“Maybe Lars is having brunch with Al Gore,” I surmise, making my way to the panorama cafe for a sandwich and a beer, there amongst the great unwashed and the squares, to contemplate what this all means. “Slush isn’t about what’s happening right now,” Robin had told me, “it’s about what will be happening in five years.” The way things are going, there will be enough recruitable talent to populate Helsinki and Montreal, and Slush’s only problem will be getting too big, and how to preserve the balance of intimacy, productivity, and slick production. (Also now they’re going to have to top Al Gore as opening speaker.)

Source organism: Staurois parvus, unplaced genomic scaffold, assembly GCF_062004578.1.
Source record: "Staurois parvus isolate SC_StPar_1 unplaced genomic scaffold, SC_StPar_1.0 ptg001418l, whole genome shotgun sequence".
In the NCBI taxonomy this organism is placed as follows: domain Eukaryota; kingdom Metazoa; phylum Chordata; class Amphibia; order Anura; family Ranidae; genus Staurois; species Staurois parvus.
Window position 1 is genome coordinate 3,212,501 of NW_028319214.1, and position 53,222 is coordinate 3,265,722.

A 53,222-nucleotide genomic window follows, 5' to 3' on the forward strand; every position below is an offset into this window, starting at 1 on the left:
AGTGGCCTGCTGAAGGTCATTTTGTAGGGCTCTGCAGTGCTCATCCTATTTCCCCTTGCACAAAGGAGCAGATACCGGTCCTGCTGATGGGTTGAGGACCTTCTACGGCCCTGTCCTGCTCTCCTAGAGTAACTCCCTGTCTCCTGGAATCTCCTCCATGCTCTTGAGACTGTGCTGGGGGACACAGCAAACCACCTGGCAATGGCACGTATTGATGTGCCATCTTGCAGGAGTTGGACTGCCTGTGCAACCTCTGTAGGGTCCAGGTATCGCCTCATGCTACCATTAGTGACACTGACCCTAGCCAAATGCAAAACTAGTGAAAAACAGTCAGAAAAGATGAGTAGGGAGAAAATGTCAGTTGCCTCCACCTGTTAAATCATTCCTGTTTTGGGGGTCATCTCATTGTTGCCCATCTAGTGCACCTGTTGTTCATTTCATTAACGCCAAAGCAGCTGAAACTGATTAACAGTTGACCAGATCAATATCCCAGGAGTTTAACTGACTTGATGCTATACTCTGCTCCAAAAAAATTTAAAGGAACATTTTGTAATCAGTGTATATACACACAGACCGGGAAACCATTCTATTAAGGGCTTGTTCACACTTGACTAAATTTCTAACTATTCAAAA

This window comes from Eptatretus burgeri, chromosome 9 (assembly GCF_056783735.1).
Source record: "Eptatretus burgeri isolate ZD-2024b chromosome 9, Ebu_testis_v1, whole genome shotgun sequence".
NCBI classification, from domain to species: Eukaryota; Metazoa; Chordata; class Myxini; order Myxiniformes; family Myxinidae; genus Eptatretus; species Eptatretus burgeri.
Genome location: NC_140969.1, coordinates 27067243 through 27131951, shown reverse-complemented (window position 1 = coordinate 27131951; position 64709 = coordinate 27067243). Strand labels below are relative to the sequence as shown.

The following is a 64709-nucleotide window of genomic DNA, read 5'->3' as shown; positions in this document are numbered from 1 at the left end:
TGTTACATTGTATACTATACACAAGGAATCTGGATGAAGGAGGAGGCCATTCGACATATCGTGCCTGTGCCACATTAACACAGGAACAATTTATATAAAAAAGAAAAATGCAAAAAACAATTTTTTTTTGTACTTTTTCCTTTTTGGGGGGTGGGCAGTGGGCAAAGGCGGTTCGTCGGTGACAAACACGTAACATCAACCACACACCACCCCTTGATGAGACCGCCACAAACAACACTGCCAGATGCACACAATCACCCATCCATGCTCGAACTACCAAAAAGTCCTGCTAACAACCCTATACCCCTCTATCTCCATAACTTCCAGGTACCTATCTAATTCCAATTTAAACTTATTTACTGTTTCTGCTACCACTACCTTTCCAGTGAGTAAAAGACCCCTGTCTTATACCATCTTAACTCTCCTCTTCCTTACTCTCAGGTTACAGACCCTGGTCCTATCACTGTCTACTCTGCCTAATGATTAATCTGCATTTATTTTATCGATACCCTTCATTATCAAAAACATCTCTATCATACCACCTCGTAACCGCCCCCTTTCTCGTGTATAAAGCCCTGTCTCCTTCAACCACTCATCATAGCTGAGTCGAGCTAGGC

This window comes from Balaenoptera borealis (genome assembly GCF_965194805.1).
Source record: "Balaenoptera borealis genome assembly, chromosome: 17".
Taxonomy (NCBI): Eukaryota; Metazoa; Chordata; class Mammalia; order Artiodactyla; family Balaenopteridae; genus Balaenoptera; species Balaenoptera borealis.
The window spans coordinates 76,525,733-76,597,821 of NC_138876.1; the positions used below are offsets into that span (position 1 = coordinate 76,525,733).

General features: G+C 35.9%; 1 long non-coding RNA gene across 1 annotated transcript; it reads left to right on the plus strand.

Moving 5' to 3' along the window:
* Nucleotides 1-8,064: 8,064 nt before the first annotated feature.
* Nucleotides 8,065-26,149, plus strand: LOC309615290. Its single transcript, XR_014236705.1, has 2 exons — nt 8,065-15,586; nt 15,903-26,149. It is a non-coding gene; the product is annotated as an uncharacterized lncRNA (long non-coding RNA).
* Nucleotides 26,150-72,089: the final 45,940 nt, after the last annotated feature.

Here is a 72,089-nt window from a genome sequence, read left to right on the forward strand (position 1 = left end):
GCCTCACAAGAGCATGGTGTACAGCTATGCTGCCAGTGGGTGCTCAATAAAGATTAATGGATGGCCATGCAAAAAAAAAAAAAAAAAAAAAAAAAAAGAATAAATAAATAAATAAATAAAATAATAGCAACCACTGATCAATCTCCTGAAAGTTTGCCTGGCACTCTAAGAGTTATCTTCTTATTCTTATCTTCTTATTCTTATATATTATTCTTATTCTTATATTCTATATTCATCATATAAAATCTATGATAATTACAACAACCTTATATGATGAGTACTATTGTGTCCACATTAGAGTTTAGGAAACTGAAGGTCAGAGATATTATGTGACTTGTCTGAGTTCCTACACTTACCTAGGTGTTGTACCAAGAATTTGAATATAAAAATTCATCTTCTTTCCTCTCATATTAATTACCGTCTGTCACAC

And as the second and final day closes, the waves of attendees surge up the main stairs to ground level and into the light – far too many staring at their smartphones while doing so – and the vast and cavernous cloakroom performs a time-lapse film-reel in slow motion. And once you forget about being stood up by Lars, you can look out over the Slush conference foyer, and with the right kind of eyes, see where the high water left its mark, from where things will resume over two slushy Nordic days in 2018.
*not really named Lars, obviously.